After raising $125M, Munchery fails to deliver

On-demand food delivery startup Munchery is shutting down, the startup announced in an e-mail to customers on Monday.

On-demand food delivery startup Munchery is ceasing operations effective immediately, the startup announced in an e-mail to customers on Monday.

Founded in 2010, the San Francisco-based business had raised a total of $125 million in venture capital funding, reaching a valuation of $300 million with an $87 million round in 2015, according to PitchBook. Munchery was backed by Greycroft, ACME Ventures (formerly known as Sherpa Capital), Menlo Ventures, e.Ventures, Cota Capital, M13 and more.

“Since 2010, we have been committed to bringing fresh, local, and delicious meals into your homes along with all our customers across the country,” the company wrote in today’s e-mail announcement. “We’ve been delighted to work with world-renowned chefs, experiment with diverse and unique ingredients and recipes, and be a part of your holiday feasts and traditions. We have also enjoyed giving back to our community through meal donations, volunteer service, and so much more.”

The news comes as little surprise considering Munchery laid off 257 employees, or 30 percent of its workforce, in May after shutting down its Seattle, Los Angeles and New York operations. At the time, the company said it planned to double down on its biggest market, San Francisco, which would help it “achieve profitability on the near term, and build a long-term, sustainable business.”

Munchery, however, failed to deliver on those promises. On top of the 2018 layoffs, Munchery for years struggled to navigate the challenging plains of on-demand food delivery. To stay afloat, the startup shape-shifted quite a bit from originally launching as a ready-to-eat meal delivery service to delivering meal-kits to creating an $8.95 a month subscription plan for repeat customers and finally, opening up a shop inside a San Francisco BART station in a bid to win over the commuter crowd.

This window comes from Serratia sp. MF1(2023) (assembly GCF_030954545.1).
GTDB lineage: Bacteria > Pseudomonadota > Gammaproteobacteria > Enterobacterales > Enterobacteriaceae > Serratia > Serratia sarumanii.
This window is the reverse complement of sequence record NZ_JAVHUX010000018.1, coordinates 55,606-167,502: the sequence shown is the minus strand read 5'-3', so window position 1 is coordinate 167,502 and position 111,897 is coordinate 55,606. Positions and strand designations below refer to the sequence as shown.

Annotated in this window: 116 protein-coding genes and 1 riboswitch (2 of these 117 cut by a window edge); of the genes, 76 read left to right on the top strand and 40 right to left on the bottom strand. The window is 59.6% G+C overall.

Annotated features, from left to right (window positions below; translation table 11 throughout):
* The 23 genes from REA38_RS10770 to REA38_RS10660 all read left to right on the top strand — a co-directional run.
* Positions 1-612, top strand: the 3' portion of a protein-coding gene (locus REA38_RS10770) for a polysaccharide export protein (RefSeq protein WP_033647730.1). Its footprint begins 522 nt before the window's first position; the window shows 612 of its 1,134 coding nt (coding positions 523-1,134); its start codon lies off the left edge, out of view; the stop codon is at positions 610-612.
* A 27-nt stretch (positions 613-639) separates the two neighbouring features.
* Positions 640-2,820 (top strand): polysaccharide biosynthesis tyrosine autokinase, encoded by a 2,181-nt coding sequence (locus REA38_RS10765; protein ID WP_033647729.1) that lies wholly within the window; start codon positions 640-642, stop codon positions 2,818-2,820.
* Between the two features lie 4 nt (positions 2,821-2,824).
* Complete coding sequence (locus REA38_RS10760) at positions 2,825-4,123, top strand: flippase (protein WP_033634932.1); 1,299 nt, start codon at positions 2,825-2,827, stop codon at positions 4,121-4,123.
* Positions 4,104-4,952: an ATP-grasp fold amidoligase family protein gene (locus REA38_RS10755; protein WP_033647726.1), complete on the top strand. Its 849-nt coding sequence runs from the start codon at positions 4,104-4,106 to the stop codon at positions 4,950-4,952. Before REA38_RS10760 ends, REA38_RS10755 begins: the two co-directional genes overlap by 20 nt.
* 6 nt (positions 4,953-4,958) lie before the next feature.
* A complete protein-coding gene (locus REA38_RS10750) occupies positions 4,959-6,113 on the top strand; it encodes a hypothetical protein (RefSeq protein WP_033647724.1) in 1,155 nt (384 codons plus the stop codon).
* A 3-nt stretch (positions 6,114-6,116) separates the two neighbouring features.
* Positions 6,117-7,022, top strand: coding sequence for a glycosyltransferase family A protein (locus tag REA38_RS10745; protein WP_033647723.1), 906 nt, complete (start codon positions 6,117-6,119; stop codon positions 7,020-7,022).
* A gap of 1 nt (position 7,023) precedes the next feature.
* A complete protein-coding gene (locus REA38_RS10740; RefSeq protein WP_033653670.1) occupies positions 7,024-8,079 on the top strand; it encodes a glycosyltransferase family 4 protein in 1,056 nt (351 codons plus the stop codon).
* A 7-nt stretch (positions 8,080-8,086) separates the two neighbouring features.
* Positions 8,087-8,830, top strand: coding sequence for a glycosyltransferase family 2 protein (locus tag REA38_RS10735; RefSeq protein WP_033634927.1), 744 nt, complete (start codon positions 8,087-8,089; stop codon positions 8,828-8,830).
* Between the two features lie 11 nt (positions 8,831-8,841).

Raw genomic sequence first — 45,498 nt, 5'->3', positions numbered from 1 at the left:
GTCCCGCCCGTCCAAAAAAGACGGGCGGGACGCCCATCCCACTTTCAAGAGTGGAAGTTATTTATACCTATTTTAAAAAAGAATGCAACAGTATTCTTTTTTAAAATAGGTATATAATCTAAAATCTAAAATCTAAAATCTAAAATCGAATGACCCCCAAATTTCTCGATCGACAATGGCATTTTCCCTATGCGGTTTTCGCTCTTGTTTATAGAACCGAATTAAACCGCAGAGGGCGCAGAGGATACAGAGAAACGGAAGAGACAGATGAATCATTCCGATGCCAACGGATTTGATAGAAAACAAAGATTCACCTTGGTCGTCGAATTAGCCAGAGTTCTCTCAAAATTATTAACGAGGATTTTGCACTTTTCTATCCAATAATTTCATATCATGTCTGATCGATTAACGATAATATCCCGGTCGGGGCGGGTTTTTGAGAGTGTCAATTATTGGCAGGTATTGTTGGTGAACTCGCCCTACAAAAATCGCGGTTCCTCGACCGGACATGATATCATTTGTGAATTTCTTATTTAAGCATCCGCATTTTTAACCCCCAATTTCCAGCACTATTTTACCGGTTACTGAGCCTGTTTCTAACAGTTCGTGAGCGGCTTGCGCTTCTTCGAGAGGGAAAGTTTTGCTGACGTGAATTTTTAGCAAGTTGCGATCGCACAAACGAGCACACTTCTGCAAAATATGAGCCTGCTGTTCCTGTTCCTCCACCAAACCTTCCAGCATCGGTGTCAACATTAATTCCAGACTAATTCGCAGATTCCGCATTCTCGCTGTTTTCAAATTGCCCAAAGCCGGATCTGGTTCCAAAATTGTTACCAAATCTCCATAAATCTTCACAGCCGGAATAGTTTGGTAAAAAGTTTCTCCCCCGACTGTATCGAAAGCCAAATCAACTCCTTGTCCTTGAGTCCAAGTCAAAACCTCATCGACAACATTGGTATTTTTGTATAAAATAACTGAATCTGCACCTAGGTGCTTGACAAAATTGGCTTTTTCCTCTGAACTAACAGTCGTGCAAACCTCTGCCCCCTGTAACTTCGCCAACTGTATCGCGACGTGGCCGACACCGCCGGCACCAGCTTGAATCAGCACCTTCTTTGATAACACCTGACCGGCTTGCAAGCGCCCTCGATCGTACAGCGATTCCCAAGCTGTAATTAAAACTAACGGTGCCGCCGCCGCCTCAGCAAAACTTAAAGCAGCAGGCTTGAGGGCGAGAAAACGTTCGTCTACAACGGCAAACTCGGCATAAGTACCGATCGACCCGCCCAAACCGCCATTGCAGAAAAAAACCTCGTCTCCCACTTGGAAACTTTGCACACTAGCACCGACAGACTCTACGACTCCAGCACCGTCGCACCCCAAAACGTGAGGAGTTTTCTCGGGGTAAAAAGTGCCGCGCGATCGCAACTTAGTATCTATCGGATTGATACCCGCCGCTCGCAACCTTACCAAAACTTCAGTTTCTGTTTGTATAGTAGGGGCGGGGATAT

Munchery is just the latest in a line of food delivery startups to shutter. Doughbies, an on-demand cookie delivery business, closed its doors in 2018. Sprig, Maple and Josephine are amongst the others to falter under the pressure of a crowded market.

After raising $125M, Munchery fails to deliver

On-demand food delivery startup Munchery is shutting down, the startup announced in an e-mail to customers on Monday.

On-demand food delivery startup Munchery is ceasing operations effective immediately, the startup announced in an e-mail to customers on Monday.

Founded in 2010, the San Francisco-based business had raised a total of $125 million in venture capital funding, reaching a valuation of $300 million with an $87 million round in 2015, according to PitchBook. Munchery was backed by Greycroft, ACME Ventures (formerly known as Sherpa Capital), Menlo Ventures, e.Ventures, Cota Capital, M13 and more.

“Since 2010, we have been committed to bringing fresh, local, and delicious meals into your homes along with all our customers across the country,” the company wrote in today’s e-mail announcement. “We’ve been delighted to work with world-renowned chefs, experiment with diverse and unique ingredients and recipes, and be a part of your holiday feasts and traditions. We have also enjoyed giving back to our community through meal donations, volunteer service, and so much more.”